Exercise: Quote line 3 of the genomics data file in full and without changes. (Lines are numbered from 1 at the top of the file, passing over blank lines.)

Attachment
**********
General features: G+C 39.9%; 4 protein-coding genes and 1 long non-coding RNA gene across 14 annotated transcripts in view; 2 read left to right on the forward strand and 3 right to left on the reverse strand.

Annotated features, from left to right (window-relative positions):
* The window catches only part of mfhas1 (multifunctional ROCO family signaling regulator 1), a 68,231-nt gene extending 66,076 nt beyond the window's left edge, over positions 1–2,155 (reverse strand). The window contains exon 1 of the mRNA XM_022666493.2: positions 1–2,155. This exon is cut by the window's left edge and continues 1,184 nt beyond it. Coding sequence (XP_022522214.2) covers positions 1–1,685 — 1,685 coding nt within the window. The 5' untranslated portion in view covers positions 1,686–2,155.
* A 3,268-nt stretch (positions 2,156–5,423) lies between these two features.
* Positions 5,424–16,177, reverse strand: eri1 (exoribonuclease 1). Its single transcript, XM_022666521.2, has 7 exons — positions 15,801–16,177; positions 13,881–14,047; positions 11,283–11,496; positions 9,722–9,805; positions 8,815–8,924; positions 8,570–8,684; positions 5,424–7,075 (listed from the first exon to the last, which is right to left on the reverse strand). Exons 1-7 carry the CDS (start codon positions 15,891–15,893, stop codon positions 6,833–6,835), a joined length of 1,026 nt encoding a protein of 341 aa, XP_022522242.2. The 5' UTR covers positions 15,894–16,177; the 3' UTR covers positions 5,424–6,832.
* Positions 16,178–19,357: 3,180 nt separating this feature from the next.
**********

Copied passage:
* The window catches only part of mfhas1 (multifunctional ROCO family signaling regulator 1), a 68,231-nt gene extending 66,076 nt beyond the window's left edge, over positions 1–2,155 (reverse strand). The window contains exon 1 of the mRNA XM_022666493.2: positions 1–2,155. This exon is cut by the window's left edge and continues 1,184 nt beyond it. Coding sequence (XP_022522214.2) covers positions 1–1,685 — 1,685 coding nt within the window. The 5' untranslated portion in view covers positions 1,686–2,155.